By the author's own admission, The Jesus Candidate is written for a Christian audience. As a result, while non-Christian secularists may welcome Lusk's calls for a liberal, secular state, they are perhaps less likely to find resonance in Lusk's arguments that secularism is itself a Christian value. Indeed, some may reject Lusk's assertion that Christianity has contributed significantly to secular thought. Additionally, the general reader may find that the somewhat scattered structure of the book (the chapters hop back and forth between past history and contemporary issues) means that the real core of Lusk's argument gets somewhat buried. However, non-Christians may still find the collection of case studies in legal cases involving religion to be an interesting and valuable reference, and they may also find the Christian perspective to be a refreshing viewpoint.
Christians who already have secular and liberal sympathies will no doubt find The Jesus Candidate a very affirming read that reinforces their beliefs. But I am not convinced that Christians with a more right wing, orthodox outlook, or even those who are not particularly devout Christians but who perceive politics to be a battle of religious ideologies that Christianity must win, will be persuaded by this book. While it is particularly important in the current political climate for secularists of all walks of life to make the case for secularism from their own perspective, the arguments need to be articulated with a little more clarity, a little more brevity, and perhaps a little more vigour, than they are in The Jesus Candidate.
Additional thoughts by Alastair Lichten
The book raises questions that people of all faiths and none must grapple with and there are many analogies to be drawn here. Just as post-colonialism and multiculturalism as a lived experience, must challenge us to develop new versions of British identity based around common values while not privileging one way of being British. Feminism, the decline of heteronormativity and problems of toxic masculinity, must force us to develop new models of masculinity which embrace equality and reject privilege. Similarly secularism and secularization (which I would call the disentanglement of people's day to day concerns, with the concerns of the dominant religious view - rather than the simple separation of people from religion) pose challenges to people of faiths.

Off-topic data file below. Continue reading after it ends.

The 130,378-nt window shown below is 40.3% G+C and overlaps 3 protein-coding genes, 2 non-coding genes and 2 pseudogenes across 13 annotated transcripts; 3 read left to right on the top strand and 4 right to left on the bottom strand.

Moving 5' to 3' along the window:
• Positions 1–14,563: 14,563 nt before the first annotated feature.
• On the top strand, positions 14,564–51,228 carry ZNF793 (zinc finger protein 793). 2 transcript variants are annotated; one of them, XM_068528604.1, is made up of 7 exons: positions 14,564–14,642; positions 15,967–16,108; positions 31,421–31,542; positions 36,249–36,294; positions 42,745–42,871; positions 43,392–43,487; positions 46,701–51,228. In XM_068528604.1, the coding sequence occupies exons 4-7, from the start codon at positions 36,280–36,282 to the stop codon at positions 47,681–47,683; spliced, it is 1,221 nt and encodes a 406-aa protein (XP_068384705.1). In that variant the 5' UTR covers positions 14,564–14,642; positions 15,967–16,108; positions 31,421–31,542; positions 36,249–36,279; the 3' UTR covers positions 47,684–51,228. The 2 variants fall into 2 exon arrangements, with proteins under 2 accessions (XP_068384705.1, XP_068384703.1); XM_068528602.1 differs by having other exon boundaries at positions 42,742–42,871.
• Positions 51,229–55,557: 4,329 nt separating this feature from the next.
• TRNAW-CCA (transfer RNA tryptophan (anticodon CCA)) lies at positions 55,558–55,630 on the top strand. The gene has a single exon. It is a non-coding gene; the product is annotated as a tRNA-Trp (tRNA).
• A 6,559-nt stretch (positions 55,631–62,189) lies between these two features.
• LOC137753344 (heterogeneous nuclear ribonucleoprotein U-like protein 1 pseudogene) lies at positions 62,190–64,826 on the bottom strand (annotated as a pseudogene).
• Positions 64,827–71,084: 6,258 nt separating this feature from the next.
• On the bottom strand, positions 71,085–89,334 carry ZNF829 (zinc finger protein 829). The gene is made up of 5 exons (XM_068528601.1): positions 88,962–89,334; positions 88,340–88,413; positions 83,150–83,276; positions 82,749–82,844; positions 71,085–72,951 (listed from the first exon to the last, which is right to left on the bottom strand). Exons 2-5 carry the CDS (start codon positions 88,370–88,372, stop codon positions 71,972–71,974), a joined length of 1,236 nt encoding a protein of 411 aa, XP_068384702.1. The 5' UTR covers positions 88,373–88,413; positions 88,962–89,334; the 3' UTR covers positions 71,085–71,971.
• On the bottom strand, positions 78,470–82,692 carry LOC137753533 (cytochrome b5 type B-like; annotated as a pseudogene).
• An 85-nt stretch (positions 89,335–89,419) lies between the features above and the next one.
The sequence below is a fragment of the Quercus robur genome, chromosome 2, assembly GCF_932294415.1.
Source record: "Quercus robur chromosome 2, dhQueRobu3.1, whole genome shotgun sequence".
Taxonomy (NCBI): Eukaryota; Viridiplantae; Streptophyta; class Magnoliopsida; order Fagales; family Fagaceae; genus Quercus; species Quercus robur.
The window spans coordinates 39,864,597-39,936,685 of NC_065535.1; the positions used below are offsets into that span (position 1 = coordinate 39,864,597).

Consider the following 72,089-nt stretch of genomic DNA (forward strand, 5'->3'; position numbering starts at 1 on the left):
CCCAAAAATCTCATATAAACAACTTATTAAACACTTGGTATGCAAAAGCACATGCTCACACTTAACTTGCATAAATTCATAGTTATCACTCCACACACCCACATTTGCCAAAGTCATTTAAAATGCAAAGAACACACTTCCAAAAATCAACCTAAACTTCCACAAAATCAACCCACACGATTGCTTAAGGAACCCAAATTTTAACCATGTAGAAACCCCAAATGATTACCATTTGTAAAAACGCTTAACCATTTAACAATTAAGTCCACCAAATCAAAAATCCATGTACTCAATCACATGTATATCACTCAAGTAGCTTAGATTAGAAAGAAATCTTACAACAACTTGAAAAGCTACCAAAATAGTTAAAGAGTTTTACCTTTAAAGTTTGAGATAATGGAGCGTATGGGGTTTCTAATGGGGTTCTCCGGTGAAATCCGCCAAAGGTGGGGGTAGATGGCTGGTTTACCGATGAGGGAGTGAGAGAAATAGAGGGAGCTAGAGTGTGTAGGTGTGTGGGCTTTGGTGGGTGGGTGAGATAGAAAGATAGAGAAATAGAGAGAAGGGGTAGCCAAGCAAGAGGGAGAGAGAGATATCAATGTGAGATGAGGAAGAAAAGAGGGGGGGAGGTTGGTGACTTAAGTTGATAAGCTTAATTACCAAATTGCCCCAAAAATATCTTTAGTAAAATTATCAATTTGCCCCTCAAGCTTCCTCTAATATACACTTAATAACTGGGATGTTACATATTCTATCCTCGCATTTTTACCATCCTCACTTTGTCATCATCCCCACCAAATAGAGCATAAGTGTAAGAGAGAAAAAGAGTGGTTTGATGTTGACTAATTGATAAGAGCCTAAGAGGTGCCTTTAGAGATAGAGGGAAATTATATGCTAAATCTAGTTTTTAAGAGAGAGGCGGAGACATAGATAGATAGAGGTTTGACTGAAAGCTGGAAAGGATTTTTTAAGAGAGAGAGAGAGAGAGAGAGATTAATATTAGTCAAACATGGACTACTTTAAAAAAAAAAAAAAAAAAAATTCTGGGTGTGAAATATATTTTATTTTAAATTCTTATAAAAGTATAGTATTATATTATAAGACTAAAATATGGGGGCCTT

If we are to have a truly pluralistic secularism that protects everyone's rights, then the movement needs people of all faiths and none. The decline of religious privilege can create spaces for people to explore their own personal forms of religion and belief. This pluralism and diversity undermines the claim of any one religious voice to be privileged, while strengthening the case for a secularist framework to protect everyone's rights.
The secularist movement needs religious people, but it is at its heart about challenging religious privilege and so, not only should we expect it to challenge people of faith (and atheists if/where atheism were to be privileged), but we might have cause to be concerned if it didn't cause some discomfort. Feminism also needs male voices to succeed, anti-racism also needs white voices, campaigns for LGBT equality needs straight allies, anti-poverty campaigns also needs the rich etc. etc. But these movements will fail if they prioritise including members of the privileged group over challenging that privilege.